Asicorp | PROTECTION OF STORAGE TANKS
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PROTECTION OF STORAGE TANKS

PROTECTION OF FUEL STORAGE TANKS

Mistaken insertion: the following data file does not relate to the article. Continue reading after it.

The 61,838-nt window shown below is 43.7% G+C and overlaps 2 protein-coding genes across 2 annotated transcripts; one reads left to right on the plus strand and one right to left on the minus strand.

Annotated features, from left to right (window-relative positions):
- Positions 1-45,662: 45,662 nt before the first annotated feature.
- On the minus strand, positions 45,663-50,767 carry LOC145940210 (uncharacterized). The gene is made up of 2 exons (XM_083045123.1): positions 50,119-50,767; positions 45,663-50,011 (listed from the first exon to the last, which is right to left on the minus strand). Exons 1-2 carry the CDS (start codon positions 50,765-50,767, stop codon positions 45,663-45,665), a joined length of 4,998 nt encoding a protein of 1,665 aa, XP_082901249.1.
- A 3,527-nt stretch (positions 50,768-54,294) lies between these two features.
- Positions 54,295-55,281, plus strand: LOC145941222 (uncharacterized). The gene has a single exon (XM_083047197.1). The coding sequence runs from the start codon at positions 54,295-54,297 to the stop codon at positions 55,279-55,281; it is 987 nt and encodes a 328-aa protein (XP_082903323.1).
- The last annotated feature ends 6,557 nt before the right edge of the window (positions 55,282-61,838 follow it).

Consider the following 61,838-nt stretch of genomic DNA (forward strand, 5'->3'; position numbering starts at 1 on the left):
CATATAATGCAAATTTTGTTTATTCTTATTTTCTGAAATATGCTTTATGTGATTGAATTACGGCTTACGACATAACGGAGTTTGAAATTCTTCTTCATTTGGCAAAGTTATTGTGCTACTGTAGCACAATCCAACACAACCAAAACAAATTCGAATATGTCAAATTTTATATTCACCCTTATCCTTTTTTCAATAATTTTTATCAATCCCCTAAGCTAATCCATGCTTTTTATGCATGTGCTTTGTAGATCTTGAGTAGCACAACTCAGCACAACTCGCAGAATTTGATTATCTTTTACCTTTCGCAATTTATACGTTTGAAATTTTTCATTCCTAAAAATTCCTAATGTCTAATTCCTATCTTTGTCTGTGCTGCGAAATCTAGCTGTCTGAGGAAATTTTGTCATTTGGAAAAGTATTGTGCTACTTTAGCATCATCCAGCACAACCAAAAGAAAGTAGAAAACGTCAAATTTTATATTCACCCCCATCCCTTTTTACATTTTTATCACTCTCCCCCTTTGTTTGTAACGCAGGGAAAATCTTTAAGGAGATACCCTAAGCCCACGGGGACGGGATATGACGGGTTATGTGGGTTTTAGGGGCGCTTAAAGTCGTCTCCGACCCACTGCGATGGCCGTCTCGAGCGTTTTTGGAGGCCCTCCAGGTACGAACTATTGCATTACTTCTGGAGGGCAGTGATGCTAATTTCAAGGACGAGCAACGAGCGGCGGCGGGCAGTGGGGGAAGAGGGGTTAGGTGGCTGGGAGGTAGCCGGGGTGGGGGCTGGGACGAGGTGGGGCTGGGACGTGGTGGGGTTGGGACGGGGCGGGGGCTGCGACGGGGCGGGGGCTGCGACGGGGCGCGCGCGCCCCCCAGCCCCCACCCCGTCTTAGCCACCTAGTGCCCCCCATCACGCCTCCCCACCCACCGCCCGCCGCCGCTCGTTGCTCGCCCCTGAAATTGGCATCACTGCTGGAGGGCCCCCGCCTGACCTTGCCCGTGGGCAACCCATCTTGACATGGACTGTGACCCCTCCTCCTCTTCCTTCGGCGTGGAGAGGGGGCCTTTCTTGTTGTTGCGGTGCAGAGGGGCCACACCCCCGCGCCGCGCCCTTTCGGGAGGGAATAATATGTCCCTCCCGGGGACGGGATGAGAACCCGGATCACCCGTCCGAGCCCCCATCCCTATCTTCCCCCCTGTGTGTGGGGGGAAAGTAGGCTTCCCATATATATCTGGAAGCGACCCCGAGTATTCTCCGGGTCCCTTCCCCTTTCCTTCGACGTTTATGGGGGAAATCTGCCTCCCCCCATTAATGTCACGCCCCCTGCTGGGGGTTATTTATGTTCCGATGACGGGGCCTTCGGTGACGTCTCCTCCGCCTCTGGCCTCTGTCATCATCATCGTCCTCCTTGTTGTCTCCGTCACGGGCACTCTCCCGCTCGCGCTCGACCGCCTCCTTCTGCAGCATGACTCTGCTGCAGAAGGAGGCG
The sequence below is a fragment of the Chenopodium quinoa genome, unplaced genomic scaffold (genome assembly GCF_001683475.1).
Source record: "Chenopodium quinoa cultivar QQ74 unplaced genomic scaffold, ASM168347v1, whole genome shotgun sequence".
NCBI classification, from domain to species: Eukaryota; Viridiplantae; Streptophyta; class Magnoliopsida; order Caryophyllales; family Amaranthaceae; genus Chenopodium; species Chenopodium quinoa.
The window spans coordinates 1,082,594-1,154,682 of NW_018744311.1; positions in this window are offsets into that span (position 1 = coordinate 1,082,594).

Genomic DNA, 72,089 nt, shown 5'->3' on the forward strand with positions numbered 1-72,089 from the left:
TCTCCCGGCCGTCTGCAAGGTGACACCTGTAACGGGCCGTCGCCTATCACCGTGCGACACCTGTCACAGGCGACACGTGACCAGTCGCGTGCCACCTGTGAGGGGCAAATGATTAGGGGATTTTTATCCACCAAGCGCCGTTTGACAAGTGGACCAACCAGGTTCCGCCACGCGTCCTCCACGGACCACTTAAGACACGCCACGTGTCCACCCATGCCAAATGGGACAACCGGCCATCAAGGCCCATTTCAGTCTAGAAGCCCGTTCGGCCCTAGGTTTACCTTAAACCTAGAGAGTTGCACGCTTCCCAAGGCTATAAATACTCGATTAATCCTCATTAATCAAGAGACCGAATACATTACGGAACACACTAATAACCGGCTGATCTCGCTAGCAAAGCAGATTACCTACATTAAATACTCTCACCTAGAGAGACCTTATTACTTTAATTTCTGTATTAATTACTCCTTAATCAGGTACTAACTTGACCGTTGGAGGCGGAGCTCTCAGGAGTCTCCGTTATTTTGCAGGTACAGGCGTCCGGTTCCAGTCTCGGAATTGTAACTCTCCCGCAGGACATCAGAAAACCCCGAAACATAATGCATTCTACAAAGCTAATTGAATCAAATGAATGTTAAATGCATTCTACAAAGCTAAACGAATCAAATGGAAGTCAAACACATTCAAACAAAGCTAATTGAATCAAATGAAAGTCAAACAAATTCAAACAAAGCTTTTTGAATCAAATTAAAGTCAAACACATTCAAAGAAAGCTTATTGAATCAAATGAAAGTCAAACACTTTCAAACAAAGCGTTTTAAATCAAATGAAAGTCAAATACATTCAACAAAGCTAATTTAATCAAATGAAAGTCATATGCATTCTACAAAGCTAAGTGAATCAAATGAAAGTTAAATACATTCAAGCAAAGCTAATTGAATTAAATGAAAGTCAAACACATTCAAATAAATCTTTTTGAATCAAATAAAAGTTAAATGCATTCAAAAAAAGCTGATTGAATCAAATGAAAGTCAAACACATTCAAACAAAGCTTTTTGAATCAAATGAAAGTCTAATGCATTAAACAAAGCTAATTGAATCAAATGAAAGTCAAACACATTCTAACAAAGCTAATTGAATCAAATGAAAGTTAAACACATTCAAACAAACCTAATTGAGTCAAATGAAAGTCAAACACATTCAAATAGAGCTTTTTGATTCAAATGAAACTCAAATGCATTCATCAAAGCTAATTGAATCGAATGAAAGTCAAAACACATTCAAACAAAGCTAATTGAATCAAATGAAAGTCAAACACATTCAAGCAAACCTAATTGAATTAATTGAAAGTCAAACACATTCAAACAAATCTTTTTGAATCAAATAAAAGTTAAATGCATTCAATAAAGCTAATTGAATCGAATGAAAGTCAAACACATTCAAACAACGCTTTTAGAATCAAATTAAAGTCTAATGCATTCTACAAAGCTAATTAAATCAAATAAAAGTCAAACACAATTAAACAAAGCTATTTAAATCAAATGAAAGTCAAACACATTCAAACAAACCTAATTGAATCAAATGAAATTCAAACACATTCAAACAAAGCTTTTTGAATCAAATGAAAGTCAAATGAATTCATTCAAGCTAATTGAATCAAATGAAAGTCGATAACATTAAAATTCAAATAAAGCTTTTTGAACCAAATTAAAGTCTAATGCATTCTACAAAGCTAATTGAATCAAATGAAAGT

Hydrocarbon-based fuels are not corrosive to steel. However, water condenses in the roof and upper surfaces of the fuel storage tanks, trickles down the walls and deposits on the bottom of the tank. As these plants are located mainly on the coast, the air that enters the tank while the tank is being filled with fresh fuel, is highly humid and contains salts from the environment. In addition, personnel in charge of this type of plants declares that part of the water would also come from fuel contamination during handling and shipping. Both situations explain the reason why the water inside the tank is saline. This saline water also has dissolved oxygen, producing a highly aggressive electrolyte. As the upper, bottom and mantle sectors are generally protected up to 1 m in height, the mantle remains unprotected against the action of this electrolyte. Unlike lead fuels, unleaded fuels have a high content of aromatics and other additives that damage and affect the coatings conventionally used in the protection of leaded fuel storage tanks. Hence, the anticorrosive coatings inside these tanks must be highly resistant to unleaded fuels and waterproof. Some specifications consider the application of inorganics rich in zinc for the bottom and lower mantles. Zinc-rich paints are not recommended as a single coating, since the silicate matrix absorbs water and the existing water oxidizes the zinc and releases hydrogen. Conventional epoxy paints must be replaced by epoxy paints resistant to the demands of unleaded fuels. Due to these new market demands, the design of an anticorrosive protection system should include 3 layers of paint resistant to unleaded fuels, to water condensation in the upper sectors of the tanks and to the water deposited on the bottom of the tanks. water should be considered. in the background of these. The outside of the tanks must be protected according to the environment. Regardless of the outer protection of the mantle and roof, the outer bottom of the tanks must be protected with an adequate cathodic protection system.